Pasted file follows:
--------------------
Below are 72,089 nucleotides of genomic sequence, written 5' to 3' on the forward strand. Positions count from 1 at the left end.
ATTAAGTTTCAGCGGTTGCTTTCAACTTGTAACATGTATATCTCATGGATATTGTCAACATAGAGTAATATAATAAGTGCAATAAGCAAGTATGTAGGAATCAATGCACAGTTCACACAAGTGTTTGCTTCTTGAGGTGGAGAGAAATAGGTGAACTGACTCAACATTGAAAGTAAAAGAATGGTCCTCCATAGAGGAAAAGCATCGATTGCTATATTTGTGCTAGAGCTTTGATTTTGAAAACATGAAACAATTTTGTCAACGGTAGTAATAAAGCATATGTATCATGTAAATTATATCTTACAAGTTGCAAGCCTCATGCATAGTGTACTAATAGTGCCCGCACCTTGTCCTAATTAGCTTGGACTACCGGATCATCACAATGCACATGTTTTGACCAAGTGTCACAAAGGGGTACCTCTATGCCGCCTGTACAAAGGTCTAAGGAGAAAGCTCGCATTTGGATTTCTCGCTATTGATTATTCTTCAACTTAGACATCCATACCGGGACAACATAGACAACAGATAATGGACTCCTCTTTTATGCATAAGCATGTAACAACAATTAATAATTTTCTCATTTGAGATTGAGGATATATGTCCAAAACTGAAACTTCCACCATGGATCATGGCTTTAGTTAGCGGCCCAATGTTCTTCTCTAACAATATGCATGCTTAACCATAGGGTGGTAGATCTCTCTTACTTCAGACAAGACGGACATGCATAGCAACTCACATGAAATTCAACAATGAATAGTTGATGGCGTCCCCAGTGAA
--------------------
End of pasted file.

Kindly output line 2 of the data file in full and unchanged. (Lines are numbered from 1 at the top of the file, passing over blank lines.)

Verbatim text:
ATTAAGTTTCAGCGGTTGCTTTCAACTTGTAACATGTATATCTCATGGATATTGTCAACATAGAGTAATATAATAAGTGCAATAAGCAAGTATGTAGGAATCAATGCACAGTTCACACAAGTGTTTGCTTCTTGAGGTGGAGAGAAATAGGTGAACTGACTCAACATTGAAAGTAAAAGAATGGTCCTCCATAGAGGAAAAGCATCGATTGCTATATTTGTGCTAGAGCTTTGATTTTGAAAACATGAAACAATTTTGTCAACGGTAGTAATAAAGCATATGTATCATGTAAATTATATCTTACAAGTTGCAAGCCTCATGCATAGTGTACTAATAGTGCCCGCACCTTGTCCTAATTAGCTTGGACTACCGGATCATCACAATGCACATGTTTTGACCAAGTGTCACAAAGGGGTACCTCTATGCCGCCTGTACAAAGGTCTAAGGAGAAAGCTCGCATTTGGATTTCTCGCTATTGATTATTCTTCAACTTAGACATCCATACCGGGACAACATAGACAACAGATAATGGACTCCTCTTTTATGCATAAGCATGTAACAACAATTAATAATTTTCTCATTTGAGATTGAGGATATATGTCCAAAACTGAAACTTCCACCATGGATCATGGCTTTAGTTAGCGGCCCAATGTTCTTCTCTAACAATATGCATGCTTAACCATAGGGTGGTAGATCTCTCTTACTTCAGACAAGACGGACATGCATAGCAACTCACATGAAATTCAACAATGAATAGTTGATGGCGTCCCCAGTGAA